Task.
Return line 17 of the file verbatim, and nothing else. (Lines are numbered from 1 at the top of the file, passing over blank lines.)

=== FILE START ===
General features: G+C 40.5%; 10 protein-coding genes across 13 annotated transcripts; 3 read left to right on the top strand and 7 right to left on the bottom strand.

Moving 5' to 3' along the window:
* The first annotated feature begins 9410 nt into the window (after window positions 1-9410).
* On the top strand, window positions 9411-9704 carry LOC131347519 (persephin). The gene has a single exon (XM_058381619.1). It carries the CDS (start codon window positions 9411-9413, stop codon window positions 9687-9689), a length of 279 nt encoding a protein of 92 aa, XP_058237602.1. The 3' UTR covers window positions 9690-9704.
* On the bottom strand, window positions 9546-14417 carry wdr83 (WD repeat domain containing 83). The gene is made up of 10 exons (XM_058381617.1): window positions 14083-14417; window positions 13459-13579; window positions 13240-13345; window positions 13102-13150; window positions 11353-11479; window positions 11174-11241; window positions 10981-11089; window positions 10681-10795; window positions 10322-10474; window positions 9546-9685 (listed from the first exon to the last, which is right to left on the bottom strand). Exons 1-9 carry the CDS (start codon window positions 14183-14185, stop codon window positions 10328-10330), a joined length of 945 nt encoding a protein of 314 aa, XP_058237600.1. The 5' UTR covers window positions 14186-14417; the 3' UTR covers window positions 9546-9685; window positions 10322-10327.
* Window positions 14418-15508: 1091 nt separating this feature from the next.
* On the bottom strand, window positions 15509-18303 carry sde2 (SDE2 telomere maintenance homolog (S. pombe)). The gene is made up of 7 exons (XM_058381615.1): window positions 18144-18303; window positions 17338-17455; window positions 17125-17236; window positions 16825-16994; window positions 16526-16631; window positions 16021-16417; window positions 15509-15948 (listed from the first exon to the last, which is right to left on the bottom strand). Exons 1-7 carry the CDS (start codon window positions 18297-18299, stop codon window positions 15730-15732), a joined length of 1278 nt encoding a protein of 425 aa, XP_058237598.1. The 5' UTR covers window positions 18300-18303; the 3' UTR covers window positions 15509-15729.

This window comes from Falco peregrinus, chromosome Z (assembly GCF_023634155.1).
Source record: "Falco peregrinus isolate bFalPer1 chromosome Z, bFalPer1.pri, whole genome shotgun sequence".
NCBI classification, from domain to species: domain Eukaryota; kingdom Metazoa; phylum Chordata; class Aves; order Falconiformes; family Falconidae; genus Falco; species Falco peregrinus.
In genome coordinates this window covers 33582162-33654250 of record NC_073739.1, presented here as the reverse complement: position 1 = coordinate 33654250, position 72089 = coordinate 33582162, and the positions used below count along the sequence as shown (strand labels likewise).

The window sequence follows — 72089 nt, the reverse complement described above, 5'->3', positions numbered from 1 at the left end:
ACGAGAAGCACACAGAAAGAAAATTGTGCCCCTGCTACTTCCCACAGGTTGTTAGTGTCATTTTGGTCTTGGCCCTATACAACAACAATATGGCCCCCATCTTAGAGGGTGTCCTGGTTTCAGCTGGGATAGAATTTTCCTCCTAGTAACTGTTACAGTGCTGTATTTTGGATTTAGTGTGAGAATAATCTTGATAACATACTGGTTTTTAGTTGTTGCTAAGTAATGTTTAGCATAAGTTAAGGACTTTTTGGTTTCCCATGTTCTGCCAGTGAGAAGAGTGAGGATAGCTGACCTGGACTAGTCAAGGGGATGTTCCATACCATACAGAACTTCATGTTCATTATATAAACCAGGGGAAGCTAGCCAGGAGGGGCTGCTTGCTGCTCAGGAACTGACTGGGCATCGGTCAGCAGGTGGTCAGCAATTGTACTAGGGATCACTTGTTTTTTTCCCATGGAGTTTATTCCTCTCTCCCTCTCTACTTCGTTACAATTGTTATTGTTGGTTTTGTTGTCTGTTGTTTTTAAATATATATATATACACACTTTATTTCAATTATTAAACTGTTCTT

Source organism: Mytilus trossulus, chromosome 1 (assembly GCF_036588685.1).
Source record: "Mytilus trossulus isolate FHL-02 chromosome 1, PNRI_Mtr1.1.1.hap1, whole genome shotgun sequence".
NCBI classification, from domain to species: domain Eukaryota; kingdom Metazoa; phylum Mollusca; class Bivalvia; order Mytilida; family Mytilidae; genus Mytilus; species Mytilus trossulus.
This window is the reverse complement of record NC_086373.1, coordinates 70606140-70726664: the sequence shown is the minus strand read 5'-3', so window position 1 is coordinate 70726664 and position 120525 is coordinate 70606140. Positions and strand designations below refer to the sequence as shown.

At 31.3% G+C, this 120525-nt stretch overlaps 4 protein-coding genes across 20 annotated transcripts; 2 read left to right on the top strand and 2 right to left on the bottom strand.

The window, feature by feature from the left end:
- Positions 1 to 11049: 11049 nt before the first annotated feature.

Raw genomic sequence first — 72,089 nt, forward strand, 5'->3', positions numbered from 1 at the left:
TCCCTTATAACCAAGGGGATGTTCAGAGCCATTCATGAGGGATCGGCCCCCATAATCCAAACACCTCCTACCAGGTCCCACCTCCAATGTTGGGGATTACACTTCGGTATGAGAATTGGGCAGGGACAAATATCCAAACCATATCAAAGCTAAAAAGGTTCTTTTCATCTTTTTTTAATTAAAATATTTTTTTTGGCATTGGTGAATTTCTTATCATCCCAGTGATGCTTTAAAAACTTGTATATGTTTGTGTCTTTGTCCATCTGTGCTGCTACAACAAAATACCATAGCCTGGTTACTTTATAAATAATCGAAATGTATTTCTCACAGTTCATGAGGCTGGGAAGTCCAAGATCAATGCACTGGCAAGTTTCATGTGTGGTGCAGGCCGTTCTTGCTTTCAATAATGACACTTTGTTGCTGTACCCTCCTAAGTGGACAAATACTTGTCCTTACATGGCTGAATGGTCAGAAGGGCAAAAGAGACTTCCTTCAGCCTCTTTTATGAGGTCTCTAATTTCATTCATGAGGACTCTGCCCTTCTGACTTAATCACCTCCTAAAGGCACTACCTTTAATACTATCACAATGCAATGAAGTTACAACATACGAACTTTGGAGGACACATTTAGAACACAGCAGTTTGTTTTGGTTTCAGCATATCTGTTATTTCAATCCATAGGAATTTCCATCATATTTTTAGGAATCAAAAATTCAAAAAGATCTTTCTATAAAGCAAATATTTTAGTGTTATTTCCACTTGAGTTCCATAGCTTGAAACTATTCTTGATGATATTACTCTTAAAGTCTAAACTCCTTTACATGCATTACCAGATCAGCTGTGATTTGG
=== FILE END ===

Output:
This window is the reverse complement of record NC_086373.1, coordinates 70606140-70726664: the sequence shown is the minus strand read 5'-3', so window position 1 is coordinate 70726664 and position 120525 is coordinate 70606140. Positions and strand designations below refer to the sequence as shown.